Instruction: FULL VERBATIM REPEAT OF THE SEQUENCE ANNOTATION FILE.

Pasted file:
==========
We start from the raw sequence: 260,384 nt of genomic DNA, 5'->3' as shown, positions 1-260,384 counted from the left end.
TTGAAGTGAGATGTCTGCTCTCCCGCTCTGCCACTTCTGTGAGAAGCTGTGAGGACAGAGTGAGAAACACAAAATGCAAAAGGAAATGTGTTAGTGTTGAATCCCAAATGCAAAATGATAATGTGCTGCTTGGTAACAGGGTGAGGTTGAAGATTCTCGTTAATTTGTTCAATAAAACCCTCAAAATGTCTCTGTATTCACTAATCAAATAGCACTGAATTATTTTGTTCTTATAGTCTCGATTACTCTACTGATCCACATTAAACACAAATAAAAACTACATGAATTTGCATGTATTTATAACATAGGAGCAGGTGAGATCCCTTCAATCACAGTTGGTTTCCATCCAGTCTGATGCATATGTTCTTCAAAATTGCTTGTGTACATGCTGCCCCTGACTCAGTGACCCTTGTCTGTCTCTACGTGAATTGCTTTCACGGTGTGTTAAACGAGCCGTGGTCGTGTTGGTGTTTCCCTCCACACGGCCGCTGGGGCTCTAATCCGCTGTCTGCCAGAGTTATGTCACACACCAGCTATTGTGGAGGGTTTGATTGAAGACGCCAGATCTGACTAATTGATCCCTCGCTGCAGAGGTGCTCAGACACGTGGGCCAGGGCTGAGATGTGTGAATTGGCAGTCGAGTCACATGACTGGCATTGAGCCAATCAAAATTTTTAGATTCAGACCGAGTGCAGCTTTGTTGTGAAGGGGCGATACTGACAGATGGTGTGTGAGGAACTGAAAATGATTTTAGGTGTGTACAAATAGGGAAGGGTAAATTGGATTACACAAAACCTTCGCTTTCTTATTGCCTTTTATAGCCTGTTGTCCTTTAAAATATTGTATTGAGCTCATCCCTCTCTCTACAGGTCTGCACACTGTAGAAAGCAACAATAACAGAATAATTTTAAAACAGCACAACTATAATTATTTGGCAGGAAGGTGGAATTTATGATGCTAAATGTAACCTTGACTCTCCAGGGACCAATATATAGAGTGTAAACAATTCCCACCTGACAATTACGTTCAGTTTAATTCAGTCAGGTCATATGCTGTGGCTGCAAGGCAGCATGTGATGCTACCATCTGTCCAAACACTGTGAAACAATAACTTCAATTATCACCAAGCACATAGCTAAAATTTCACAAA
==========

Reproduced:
We start from the raw sequence: 260,384 nt of genomic DNA, 5'->3' as shown, positions 1-260,384 counted from the left end.
TTGAAGTGAGATGTCTGCTCTCCCGCTCTGCCACTTCTGTGAGAAGCTGTGAGGACAGAGTGAGAAACACAAAATGCAAAAGGAAATGTGTTAGTGTTGAATCCCAAATGCAAAATGATAATGTGCTGCTTGGTAACAGGGTGAGGTTGAAGATTCTCGTTAATTTGTTCAATAAAACCCTCAAAATGTCTCTGTATTCACTAATCAAATAGCACTGAATTATTTTGTTCTTATAGTCTCGATTACTCTACTGATCCACATTAAACACAAATAAAAACTACATGAATTTGCATGTATTTATAACATAGGAGCAGGTGAGATCCCTTCAATCACAGTTGGTTTCCATCCAGTCTGATGCATATGTTCTTCAAAATTGCTTGTGTACATGCTGCCCCTGACTCAGTGACCCTTGTCTGTCTCTACGTGAATTGCTTTCACGGTGTGTTAAACGAGCCGTGGTCGTGTTGGTGTTTCCCTCCACACGGCCGCTGGGGCTCTAATCCGCTGTCTGCCAGAGTTATGTCACACACCAGCTATTGTGGAGGGTTTGATTGAAGACGCCAGATCTGACTAATTGATCCCTCGCTGCAGAGGTGCTCAGACACGTGGGCCAGGGCTGAGATGTGTGAATTGGCAGTCGAGTCACATGACTGGCATTGAGCCAATCAAAATTTTTAGATTCAGACCGAGTGCAGCTTTGTTGTGAAGGGGCGATACTGACAGATGGTGTGTGAGGAACTGAAAATGATTTTAGGTGTGTACAAATAGGGAAGGGTAAATTGGATTACACAAAACCTTCGCTTTCTTATTGCCTTTTATAGCCTGTTGTCCTTTAAAATATTGTATTGAGCTCATCCCTCTCTCTACAGGTCTGCACACTGTAGAAAGCAACAATAACAGAATAATTTTAAAACAGCACAACTATAATTATTTGGCAGGAAGGTGGAATTTATGATGCTAAATGTAACCTTGACTCTCCAGGGACCAATATATAGAGTGTAAACAATTCCCACCTGACAATTACGTTCAGTTTAATTCAGTCAGGTCATATGCTGTGGCTGCAAGGCAGCATGTGATGCTACCATCTGTCCAAACACTGTGAAACAATAACTTCAATTATCACCAAGCACATAGCTAAAATTTCACAAA